Personal Finance

Why researchers can’t patent DNA

Magnifying glass over graphs showing the results of DNA sequencing
Magnifying glass over graphs showing the results of DNA sequencing. FILE PHOTO | NMG 

I recently learnt that a human being has over 25,000 genes and each person has two copies of genes, one inherited from each parent. I also learnt that viruses have two main types of genes, RNA or DNA and thus the classification of viruses as either DNA or RNA such as the Covid-19 virus which is RNA.

As the world steps up its efforts towards finding an acceptable Covid-19 treatment, Kenya has announced that it will start clinical trials by conducting tests on some trial drugs used in the treatment of other viruses like Ebola. Hopefully these clinical trials will be undertaken in adherence to the applicable law which is mainly to uphold the human rights of such patients.

The rights to life, health, privacy and information for such patients ought to be upheld when conducting such trials. Furthermore, the necessary regulatory approvals for the trials must be sought in Kenya as the subjects are Kenyans. Recruitment of patients for the trials has already began.

Part of the ongoing global research efforts to get a cure for Covid-19 have seen an increase in availability of genomic data. Genomic data is basically the complete set of a living thing’s genes and DNA. It is a very technical and scientific study. However, availability of genomic data is crucial to understanding the virus, the human body and treatment options. DNA sequencing, which is another important component of research in this area, is the in-depth study of an organism’s genetic codes.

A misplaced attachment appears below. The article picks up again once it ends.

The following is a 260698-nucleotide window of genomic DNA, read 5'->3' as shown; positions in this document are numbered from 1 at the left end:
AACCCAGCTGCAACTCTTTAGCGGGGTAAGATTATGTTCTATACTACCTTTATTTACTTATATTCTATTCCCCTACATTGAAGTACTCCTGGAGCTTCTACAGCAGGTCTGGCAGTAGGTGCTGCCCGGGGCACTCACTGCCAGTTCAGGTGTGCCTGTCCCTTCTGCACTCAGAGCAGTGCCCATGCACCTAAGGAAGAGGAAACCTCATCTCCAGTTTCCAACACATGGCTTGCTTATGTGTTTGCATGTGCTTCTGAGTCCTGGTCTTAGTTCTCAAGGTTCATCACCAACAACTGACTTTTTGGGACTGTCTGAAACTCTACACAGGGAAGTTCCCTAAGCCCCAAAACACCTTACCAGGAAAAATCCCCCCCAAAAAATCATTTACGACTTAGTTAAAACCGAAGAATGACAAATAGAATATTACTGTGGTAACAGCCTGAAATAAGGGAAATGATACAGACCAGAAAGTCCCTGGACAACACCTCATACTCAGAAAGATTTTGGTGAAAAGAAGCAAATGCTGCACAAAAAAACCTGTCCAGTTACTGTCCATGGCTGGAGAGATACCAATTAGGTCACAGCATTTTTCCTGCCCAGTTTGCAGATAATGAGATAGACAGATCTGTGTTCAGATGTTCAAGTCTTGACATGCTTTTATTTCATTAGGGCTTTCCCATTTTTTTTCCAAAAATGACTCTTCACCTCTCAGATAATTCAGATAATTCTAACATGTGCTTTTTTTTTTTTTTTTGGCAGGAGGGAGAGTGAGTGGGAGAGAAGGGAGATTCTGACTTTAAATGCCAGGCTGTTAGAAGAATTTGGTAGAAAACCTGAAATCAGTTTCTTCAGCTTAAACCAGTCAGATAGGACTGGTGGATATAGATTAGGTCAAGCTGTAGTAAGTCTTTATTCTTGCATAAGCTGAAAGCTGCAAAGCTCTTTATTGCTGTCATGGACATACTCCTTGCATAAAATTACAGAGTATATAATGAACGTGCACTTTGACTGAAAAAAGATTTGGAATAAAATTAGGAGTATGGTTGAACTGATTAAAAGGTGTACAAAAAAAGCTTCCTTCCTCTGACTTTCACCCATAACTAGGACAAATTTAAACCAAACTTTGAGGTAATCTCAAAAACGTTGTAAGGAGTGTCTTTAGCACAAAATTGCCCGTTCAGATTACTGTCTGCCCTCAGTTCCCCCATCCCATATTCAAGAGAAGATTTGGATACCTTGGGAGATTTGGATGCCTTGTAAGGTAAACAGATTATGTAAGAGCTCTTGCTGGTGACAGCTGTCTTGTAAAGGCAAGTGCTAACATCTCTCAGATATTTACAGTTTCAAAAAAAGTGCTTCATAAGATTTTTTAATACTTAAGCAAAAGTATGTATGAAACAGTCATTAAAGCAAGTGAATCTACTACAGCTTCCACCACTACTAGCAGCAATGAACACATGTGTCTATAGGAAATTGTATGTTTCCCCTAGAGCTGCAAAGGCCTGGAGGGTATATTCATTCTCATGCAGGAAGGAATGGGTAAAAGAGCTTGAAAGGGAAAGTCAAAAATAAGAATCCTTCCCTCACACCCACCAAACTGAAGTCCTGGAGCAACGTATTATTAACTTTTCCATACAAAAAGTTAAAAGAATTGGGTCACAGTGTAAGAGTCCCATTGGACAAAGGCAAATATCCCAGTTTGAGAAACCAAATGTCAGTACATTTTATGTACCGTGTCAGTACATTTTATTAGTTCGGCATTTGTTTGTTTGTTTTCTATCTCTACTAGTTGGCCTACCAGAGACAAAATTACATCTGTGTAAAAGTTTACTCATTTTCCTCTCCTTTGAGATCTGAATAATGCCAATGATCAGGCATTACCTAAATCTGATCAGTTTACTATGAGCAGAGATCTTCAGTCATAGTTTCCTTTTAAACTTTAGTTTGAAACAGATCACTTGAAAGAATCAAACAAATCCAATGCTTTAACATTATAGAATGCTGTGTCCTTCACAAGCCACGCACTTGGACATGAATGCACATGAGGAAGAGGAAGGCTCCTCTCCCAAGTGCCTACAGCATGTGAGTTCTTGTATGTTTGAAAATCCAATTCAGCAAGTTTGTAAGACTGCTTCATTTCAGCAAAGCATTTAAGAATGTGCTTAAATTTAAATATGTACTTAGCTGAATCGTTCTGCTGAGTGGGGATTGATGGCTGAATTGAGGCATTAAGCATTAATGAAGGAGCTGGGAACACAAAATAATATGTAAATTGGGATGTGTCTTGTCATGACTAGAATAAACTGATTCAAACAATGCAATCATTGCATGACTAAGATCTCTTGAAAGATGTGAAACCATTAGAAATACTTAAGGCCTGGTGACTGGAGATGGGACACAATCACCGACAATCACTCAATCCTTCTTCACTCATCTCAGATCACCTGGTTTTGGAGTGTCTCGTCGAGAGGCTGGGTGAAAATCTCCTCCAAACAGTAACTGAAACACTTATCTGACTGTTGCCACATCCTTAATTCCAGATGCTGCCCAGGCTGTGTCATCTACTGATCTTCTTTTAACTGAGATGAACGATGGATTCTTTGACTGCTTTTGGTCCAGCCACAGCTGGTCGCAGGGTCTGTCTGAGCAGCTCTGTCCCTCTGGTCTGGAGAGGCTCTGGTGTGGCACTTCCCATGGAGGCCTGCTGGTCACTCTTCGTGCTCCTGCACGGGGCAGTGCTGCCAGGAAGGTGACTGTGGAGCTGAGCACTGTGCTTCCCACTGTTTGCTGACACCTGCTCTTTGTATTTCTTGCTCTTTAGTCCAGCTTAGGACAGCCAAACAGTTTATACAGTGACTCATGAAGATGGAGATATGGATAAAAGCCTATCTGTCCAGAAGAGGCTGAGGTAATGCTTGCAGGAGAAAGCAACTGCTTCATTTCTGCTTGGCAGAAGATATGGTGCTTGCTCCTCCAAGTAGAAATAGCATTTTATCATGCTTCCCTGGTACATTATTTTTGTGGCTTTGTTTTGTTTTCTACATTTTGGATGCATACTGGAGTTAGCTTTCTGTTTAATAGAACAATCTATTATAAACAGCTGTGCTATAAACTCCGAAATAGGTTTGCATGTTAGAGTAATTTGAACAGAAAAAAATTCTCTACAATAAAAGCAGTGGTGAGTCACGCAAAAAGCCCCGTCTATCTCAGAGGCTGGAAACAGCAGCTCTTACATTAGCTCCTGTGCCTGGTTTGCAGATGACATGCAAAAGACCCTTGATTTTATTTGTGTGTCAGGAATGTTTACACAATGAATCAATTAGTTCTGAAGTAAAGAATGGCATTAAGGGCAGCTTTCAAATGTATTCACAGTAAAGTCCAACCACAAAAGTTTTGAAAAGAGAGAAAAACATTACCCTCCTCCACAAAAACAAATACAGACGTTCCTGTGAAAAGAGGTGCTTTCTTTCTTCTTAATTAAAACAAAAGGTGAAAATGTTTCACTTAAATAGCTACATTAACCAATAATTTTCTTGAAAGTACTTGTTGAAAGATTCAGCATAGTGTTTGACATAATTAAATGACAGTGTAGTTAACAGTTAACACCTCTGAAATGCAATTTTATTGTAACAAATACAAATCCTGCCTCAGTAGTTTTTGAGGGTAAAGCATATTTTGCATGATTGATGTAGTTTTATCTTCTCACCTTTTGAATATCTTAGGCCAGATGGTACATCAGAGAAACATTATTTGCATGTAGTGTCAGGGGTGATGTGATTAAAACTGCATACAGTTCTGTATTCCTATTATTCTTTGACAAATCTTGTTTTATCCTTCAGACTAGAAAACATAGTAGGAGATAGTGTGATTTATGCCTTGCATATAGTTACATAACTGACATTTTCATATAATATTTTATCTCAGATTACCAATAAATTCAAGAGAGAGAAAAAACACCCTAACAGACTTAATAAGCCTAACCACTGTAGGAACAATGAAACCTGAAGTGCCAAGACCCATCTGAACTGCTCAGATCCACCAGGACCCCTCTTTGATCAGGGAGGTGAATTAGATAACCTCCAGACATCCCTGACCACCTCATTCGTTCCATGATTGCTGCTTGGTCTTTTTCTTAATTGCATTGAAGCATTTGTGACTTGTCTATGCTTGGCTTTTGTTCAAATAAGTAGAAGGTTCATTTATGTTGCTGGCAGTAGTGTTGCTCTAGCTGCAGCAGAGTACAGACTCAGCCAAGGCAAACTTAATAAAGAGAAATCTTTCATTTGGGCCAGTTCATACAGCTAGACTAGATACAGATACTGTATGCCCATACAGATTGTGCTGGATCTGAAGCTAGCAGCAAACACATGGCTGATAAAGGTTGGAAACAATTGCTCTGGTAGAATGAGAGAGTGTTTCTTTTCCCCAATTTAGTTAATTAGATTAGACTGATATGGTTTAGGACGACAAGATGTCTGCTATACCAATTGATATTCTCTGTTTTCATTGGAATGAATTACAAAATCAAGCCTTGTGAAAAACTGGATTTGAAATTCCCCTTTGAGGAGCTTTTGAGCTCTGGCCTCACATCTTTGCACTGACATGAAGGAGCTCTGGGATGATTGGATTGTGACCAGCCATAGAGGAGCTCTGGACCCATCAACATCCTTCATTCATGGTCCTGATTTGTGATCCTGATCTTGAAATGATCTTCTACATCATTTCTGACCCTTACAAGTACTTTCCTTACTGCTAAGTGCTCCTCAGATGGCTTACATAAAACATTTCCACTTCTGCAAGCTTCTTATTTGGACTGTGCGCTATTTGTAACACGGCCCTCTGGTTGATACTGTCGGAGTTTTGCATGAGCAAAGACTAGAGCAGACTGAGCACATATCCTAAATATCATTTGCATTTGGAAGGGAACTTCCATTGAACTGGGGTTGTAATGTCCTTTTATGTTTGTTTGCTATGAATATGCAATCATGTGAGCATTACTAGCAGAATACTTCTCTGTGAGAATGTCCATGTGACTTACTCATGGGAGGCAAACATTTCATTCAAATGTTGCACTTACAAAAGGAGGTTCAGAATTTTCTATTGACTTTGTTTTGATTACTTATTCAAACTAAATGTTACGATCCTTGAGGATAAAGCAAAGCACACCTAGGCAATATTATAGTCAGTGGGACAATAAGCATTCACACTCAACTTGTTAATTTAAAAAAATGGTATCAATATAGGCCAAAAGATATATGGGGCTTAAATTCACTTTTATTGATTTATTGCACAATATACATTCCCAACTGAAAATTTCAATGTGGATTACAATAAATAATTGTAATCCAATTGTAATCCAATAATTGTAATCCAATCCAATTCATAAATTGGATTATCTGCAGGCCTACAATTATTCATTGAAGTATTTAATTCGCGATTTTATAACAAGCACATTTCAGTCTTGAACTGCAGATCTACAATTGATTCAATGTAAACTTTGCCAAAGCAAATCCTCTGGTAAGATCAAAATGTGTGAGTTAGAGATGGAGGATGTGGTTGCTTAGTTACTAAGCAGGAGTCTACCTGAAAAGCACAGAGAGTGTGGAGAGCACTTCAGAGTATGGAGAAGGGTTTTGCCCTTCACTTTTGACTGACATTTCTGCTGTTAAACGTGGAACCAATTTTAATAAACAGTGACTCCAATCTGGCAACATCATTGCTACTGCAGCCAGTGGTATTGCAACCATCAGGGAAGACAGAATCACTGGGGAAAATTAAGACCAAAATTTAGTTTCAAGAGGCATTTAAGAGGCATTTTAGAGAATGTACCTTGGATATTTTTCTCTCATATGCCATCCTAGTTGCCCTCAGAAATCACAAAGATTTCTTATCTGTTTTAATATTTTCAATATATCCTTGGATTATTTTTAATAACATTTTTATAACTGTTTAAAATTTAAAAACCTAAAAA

All these sciences bring to light an emerging area in biomedical research and that is the interrelationship between legal ethics and intellectual property rights. Supposing a researcher has spent a lot of time and resources studying the genetic composition of Covid-19 and discovers something new in the area that would be crucial in getting a cure, would he or she be entitled to a patent? This is the current legal debate on how far one can go in patenting DNA and DNA sequences. Most experts have held that one cannot claim patent rights over such discoveries and I agree with them.


To be granted patent rights there are three main requirements that must be established. The applicant must show novelty, has taken an inventive step and that the patent is industrially applicable. The argument against the grant of patent rights on DNA sequences is that one cannot claim to have invented a naturally occurring substance such as DNA even if they were the first to discover such DNA.

Human beings cannot claim to have invented organisms that were created and were found to be occurring naturally. In the case of Association of Molecular Pathologists versus Myriad Genetics, the subject matter under dispute were the two genes BRCA1 and BRCA2. After a lot of litigation, the Supreme Court in America found that unmodified genes were products of nature and not patentable.

While the decision isn’t binding on Kenya, Kenya has jurisprudence on the issue of right to health superseding intellectual property rights. In Petition 409 of 2009, the petitioners sought a declaration that right to health includes the right to access affordable medication including generic medicines

They therefore sought a ruling that parts of the Anti-Counterfeit Act 2008 was unconstitutional as the petitioners would be denied access to essential drugs. The court upheld the petition.

The prevailing law in Kenya therefore is that right to life and health supersede intellectual property rights. This presents a further argument against granting DNA patents in medical research.